I am backstage at a converted warehouse in Oakland, watching a rag-tag troupe act out a poem about insects. A trio of topless spiders sit in front of me.

“Shit! Where’s the cocoon? Did you see a green bag here somewhere?” She paws the dark spaces, her tits bouncing.


“Ohmygaw! What’re we gonna do?”

“It’s all right, we’ll figure out something.”

The music rises. The topless spiders race onstage. They are met by a potato bug in assless chaps, holding a green bag. A minute later, applause, and we’re on. I scurry onstage with my stripped-down kit: snare, floor tom and crash. Some guy slaps two mics on my rims, strings up my vocal mic and locks in my levels, all within a matter of thirty seconds. When I look up, the band is ready and the emcee is finishing her intro:

“…a special song that we think you all will appreciate.”

I look to Anne. She nods into a series of eighth notes on the low keys. I match her on my tom. Sixteen of these and we’re in:


Well. At least I’m in. Pamela and Anne follow me with harmonies on “Ah-ah!” Sixteen more and we’re in again:


Nope. Just me.


And there they are. I have apparently received a field promotion to lead singer.

We’re playing a 500-person birthday party for a dude named Flash Hopkins – which explains the campy Queen song from Flash Gordon. We’re even doing the cheesy dialogue parts, after which I cue us back in with a roll on the toms.


Alas. But the brain-locks go unnoticed by our spectators, who are digging on the name-joke, the fact that it sounds reasonably like the original, and the actual Flash Gordon movie clips on the screen behind us. The birthday boy is out of his mind with glee. After our final “Flash!” (thank God, all three of us), Pamela hops offstage to give him a hug, and we get a nice rowdy applause. I give them a wave and pull my drums right back off. Tonight, we are the surgical-strike rock band.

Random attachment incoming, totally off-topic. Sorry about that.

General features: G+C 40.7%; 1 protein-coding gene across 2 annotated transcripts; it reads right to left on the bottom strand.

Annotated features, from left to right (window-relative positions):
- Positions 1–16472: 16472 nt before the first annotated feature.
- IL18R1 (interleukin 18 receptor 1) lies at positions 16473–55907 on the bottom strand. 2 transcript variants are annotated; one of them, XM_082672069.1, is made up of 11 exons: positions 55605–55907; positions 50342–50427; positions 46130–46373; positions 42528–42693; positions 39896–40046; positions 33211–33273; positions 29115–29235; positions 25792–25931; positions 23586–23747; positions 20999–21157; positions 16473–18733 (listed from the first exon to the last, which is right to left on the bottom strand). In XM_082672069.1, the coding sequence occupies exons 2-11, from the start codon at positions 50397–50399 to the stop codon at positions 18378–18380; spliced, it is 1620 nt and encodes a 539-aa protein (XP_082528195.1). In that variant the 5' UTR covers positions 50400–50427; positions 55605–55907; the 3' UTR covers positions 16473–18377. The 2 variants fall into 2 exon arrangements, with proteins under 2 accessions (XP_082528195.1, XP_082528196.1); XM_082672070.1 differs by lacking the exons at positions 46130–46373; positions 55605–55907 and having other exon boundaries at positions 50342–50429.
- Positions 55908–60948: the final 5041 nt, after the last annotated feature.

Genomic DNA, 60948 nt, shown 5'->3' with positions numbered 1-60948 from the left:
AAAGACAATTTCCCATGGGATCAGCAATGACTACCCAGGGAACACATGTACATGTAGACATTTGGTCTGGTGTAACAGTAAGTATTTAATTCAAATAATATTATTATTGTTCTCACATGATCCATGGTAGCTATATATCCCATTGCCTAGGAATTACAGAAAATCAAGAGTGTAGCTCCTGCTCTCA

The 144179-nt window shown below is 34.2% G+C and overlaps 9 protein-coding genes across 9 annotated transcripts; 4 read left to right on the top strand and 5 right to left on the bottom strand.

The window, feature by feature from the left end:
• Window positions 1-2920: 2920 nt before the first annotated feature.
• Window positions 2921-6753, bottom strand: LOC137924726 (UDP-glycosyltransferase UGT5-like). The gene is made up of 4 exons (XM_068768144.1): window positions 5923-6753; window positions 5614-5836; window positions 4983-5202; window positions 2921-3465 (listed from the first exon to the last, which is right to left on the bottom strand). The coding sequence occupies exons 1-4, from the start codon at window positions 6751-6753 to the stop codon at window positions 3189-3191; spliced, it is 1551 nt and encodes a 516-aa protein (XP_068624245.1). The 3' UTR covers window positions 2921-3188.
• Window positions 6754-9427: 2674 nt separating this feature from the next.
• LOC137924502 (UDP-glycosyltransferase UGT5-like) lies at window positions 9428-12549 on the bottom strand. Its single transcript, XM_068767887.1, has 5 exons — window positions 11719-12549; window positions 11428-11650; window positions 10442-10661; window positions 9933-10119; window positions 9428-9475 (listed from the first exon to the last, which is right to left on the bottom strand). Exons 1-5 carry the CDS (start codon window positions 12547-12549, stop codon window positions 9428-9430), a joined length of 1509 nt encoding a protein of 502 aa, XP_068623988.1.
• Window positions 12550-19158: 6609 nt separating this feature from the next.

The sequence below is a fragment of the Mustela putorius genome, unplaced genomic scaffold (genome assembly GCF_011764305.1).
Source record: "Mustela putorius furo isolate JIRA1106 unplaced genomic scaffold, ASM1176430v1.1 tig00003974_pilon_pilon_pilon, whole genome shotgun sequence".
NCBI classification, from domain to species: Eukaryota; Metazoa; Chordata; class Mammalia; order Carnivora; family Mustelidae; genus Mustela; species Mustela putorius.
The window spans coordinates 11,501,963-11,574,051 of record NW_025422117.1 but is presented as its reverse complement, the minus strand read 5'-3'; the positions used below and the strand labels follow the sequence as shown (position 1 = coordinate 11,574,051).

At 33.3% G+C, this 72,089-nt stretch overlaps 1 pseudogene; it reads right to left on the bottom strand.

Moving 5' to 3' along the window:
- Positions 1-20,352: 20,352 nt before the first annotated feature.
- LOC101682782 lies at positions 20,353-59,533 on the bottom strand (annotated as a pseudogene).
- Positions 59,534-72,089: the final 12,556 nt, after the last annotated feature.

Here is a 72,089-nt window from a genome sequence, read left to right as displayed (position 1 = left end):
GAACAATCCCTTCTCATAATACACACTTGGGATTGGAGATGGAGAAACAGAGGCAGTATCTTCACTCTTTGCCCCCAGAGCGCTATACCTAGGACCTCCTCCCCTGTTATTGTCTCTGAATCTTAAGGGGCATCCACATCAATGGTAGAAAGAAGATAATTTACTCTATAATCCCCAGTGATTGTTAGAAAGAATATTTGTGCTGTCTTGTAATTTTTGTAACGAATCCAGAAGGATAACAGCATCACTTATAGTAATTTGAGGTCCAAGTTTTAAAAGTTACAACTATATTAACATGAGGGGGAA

I’ve got an intriguing case of mixed feelings. I’m a little miffed that my choirmates choked so badly, but I’m thrilled that my balls-out vocals saved the day. Not that I can verbalize any of this. I would rather my bandmates not hate me. Plus, I need to maintain their egos for future use. So I tell them that we covered everything, nobody noticed, and the acoustics were really muddy.

I wander onto the floor to watch Goat Fluffer, an all-female band with a drummer and three bass players. The lead, a brunette with Betty Page bangs and lime-green stockings, is just going off, getting so into her solo that you would swear she’s on heroin. After their set, I run into her backstage.

“Hey, that was great! It’s amazing all the sounds you can get out of that thing.”

Anne’s in the passenger seat, leaning all the way back. We’re climbing onto the Richmond Bridge.

“And she gave me this look like, Why is this person from another band giving me an entirely unsolicited compliment?”

“It’s a shame how… competitive the music scene gets.”

Anne’s words are getting mushy, which means that the hour, the beers and the road massage are having a soporific effect. (Great word, soporific.) I let her drift off as the lights of San Rafael get closer. It occurs to me that right now – two-fifteen a.m. – is the first I have thought of Jasmina for hours. I am in peril of actually getting a life.

Photo by MJV

No comments: